By Tom Polansek
CHICAGO (Reuters) - One of the most popular herbicides in U.S. agriculture can be dangerous to animals and fish and leaves behind worrisome residue levels, the Environmental Protection Agency said on Thursday in a draft report that sparked outrage among farmers.
The agency's assessment of atrazine could lead to tighter regulatory limits on the product, manufactured by Swiss-based Syngenta AG. That could ultimately prevent farmers from being able to use it to control weeds, according to agricultural groups that blasted the report as flawed.
Atrazine is primarily used on corn, sorghum and sugarcane to fight weeds and increase yields in the Midwest.
The EPA's review adds to a debate about the safety of leading crop chemicals after a branch of the World Health Organization said last year that the herbicide glyphosate was "probably" able to cause cancer in humans.
The EPA said atrazine's effects exceeded its "levels of concern" for chronic risk by 198 times for mammals and 62 times for fish. The agency will accept comments on the preliminary findings and consider whether to require label changes after it publishes a final risk assessment.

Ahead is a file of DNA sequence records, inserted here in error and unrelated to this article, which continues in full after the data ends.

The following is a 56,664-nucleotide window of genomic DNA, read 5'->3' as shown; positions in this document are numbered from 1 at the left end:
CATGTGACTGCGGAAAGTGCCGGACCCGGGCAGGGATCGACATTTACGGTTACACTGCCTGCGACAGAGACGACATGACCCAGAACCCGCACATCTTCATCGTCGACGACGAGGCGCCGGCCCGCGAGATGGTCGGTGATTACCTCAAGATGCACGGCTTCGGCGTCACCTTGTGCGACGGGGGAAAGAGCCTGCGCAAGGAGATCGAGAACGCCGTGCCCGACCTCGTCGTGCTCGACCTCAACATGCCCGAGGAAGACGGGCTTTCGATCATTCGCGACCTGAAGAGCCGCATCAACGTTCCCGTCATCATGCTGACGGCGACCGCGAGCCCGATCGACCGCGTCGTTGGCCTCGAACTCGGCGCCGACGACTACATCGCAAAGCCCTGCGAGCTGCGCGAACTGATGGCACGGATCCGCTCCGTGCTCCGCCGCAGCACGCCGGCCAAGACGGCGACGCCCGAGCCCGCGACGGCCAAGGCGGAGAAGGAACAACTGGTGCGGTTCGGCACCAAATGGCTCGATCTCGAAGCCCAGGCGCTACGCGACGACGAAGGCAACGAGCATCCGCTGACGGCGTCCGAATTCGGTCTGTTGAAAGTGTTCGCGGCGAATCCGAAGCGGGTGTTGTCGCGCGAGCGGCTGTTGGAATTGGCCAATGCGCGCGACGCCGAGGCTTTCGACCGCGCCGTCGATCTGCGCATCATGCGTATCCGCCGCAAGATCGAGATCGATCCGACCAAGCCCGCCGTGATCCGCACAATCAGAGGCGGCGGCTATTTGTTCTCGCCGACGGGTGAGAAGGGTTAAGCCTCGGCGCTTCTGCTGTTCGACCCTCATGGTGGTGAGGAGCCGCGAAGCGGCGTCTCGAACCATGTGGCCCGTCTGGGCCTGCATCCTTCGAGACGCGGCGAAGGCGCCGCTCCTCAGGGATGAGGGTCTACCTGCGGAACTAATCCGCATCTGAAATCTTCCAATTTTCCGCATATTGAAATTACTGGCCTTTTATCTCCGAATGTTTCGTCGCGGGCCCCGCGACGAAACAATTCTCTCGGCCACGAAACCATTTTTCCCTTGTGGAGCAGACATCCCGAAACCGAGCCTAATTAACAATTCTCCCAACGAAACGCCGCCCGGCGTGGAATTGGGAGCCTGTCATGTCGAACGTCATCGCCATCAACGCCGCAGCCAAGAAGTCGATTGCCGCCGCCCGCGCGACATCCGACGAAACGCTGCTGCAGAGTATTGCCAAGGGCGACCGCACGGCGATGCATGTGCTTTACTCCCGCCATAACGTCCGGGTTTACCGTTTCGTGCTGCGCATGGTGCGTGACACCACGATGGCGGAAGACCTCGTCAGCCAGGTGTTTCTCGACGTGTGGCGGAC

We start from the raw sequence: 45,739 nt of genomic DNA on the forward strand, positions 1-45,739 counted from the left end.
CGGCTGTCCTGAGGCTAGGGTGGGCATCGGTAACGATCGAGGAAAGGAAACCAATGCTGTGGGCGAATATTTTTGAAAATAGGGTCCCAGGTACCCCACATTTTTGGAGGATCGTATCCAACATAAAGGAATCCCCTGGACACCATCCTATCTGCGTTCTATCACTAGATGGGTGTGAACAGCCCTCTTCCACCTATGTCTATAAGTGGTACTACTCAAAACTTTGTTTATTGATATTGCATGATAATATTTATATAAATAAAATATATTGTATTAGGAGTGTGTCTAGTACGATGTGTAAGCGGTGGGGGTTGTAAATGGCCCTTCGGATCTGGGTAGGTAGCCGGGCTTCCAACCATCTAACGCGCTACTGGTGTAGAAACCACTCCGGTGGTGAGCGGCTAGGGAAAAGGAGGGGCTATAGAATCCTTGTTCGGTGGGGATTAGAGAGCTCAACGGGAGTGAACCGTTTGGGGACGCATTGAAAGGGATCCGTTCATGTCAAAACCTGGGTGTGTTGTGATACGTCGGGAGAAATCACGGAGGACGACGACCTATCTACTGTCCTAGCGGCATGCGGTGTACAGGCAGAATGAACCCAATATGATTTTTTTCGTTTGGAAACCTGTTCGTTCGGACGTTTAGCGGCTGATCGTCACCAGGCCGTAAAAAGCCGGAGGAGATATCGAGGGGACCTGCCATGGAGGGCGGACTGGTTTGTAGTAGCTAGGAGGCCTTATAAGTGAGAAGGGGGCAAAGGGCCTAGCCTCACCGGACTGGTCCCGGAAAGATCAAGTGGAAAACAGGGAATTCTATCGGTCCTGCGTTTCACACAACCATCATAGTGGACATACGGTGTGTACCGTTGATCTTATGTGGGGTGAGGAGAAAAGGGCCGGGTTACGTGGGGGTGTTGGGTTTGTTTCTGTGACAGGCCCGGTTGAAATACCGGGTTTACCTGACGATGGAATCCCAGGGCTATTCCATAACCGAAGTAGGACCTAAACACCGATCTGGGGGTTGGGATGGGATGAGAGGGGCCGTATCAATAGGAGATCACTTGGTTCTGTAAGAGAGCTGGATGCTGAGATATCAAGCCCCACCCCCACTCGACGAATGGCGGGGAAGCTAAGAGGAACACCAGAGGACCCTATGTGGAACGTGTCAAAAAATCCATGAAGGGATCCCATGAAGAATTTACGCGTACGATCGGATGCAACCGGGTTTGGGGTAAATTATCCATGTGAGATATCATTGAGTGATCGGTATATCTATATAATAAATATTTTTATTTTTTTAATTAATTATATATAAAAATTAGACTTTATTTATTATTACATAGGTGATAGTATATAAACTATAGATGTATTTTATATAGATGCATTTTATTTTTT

The EPA republished the findings after it said it inadvertently posted the same report, along with other related documents, online this spring in an error that has sparked criticism from U.S. lawmakers.
Syngenta, which is set to be acquired by Chinese state-owned ChemChina, said atrazine is safe and that the EPA report "contains numerous data and methodological errors and needs to be corrected."
If the EPA's report is finalized as written, it could cause label restrictions so severe that they would "effectively ban the product from most uses," the Iowa Corn Growers Association said.
"EPA's flawed atrazine report is stomping science into the dirt and setting farmers up for significant economic hardship," said Gary Marshall, executive director of the Missouri Corn Growers Association.
The U.S. House of Representatives' agriculture committee is looking into EPA actions related to its multi-year review of potential risks tied atrazine and glyphosate.
In April, the agency posted documents online, including a report that said glyphosate was not likely to be carcinogenic to humans. It later pulled them down.
The agency said it plans to release its draft cancer risk assessment for glyphosate by year's end.
(Reporting by Tom Polansek; Editing by Dan Grebler)